Professor Richard Lopez is an assistant professor of psychology at Bard College, where he teaches courses on the science of goal pursuit, social neuroscience, and statistics. He also directs the Regulation of Everyday Affect, Craving, and Health (REACH) Lab. His research seeks to address questions such as: how can we better understand our cravings and emotions—as we experience them in our daily lives? And: how do our goals and motivations influence the extent to which we keep our desires and feelings in check?
Emotion Regulation Strategies: Know Your Toolbox
Our rich and complex emotional lives are a defining feature of what makes us human. Experiencing the full breadth of human emotion is often healthy and adaptive for our species, but there are times when we may be motivated to change, or regulate, our emotions in the service of other goals we may be pursuing. In my lab, we study various emotion regulation strategies and their effectiveness when people apply them in their daily lives.
One emotion regulation strategy, cognitive reappraisal, involves changing the impact of an emotion-eliciting stimulus—whether it be a situation, a person, or a self-generated thought—to alter its impact or change behavior. There are a variety of reappraisal tactics, but one that has been well-studied is psychological distancing. This involves putting a bit of distance between yourself and your emotions, which provides time and perspective to reassess how you’re feeling, and studies have shown it works well in many contexts. Another regulation strategy, suppression, involves putting on a “poker face” and not showing the world what you’re feeling inside, good or bad. This strategy can work in a pinch, especially if you want to be polite and save face in the moment, but research in my lab and others suggests that if it’s a person’s preferred, go-to strategy, especially when facing difficult life stressors, such as the loss of a loved one, it can backfire and negatively impact physical and mental health.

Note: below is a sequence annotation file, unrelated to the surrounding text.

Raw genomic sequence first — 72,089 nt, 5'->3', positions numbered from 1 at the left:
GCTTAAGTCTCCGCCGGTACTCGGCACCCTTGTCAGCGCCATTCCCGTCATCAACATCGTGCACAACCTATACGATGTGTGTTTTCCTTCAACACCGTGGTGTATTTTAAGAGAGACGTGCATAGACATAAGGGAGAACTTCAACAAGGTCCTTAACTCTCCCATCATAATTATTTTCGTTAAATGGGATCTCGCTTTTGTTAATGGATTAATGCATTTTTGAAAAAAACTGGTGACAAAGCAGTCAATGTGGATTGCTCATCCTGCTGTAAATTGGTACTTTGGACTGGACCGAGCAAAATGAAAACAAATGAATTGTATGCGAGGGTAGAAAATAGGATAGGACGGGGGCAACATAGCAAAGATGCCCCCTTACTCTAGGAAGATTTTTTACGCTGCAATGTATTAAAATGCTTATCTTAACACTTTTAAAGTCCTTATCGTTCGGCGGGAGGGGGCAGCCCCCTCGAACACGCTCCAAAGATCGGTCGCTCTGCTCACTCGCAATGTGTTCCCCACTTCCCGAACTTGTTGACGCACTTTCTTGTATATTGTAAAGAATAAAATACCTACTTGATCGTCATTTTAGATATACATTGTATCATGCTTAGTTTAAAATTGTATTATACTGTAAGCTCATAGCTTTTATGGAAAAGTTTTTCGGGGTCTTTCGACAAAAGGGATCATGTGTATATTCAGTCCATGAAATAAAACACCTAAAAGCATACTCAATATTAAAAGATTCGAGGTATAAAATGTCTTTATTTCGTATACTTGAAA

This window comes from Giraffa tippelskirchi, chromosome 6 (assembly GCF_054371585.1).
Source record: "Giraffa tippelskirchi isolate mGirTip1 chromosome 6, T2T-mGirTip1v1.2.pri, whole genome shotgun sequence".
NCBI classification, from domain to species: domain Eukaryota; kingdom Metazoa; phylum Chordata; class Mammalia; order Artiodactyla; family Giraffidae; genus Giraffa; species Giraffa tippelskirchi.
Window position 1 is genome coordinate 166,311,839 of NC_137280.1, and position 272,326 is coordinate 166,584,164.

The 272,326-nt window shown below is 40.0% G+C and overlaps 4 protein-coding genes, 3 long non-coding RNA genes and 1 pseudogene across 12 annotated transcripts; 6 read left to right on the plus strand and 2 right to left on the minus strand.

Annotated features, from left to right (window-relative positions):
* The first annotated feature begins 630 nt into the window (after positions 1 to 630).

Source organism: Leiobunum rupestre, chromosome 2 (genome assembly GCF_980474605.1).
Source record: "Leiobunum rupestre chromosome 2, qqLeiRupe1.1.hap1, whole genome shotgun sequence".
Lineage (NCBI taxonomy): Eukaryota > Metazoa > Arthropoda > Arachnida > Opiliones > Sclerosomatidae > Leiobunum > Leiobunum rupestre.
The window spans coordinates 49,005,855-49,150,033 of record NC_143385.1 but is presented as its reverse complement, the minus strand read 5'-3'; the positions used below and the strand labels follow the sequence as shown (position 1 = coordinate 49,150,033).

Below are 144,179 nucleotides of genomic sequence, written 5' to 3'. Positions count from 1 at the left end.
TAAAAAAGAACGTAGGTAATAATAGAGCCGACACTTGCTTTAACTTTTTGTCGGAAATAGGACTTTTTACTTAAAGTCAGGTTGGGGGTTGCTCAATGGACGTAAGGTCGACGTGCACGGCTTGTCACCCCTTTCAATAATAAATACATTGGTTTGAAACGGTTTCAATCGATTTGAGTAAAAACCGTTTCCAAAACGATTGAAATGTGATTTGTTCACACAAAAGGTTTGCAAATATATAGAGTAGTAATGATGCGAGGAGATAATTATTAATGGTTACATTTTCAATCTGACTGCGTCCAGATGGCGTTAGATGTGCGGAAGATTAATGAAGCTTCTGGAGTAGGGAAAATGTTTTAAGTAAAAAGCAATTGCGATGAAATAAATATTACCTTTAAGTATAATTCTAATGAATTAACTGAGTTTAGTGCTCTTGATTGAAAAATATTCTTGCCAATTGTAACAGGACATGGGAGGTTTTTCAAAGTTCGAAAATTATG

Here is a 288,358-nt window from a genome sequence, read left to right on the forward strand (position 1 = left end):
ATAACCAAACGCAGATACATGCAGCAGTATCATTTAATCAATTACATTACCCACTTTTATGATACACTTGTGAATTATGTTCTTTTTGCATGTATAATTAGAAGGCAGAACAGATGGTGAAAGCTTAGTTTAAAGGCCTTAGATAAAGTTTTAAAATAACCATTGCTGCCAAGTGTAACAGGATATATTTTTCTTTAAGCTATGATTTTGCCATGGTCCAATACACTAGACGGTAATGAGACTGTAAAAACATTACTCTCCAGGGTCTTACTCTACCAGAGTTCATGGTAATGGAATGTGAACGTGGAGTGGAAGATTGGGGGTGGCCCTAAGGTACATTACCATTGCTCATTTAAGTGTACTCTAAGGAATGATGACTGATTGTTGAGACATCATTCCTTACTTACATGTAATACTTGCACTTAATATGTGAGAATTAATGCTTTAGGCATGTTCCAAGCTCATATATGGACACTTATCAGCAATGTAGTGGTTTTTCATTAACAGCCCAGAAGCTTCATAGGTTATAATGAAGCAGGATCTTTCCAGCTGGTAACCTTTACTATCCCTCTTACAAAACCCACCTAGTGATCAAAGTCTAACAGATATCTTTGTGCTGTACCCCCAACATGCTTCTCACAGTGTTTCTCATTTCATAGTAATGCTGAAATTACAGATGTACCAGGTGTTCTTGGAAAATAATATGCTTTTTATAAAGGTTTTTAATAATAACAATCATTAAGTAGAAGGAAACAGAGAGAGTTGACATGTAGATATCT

Current theorizing about emotion regulation strategies indicates that, in terms of effectiveness, no one strategy wins out across the board. Rather, we may be best served by a toolbox of strategies that we learn to apply flexibly, depending on the intensity of our emotional states, the situations we find ourselves in, and other factors. One can think of this as a kind of “meta-strategy,” if you will, which arises from knowing what’s in our emotion regulation toolbox.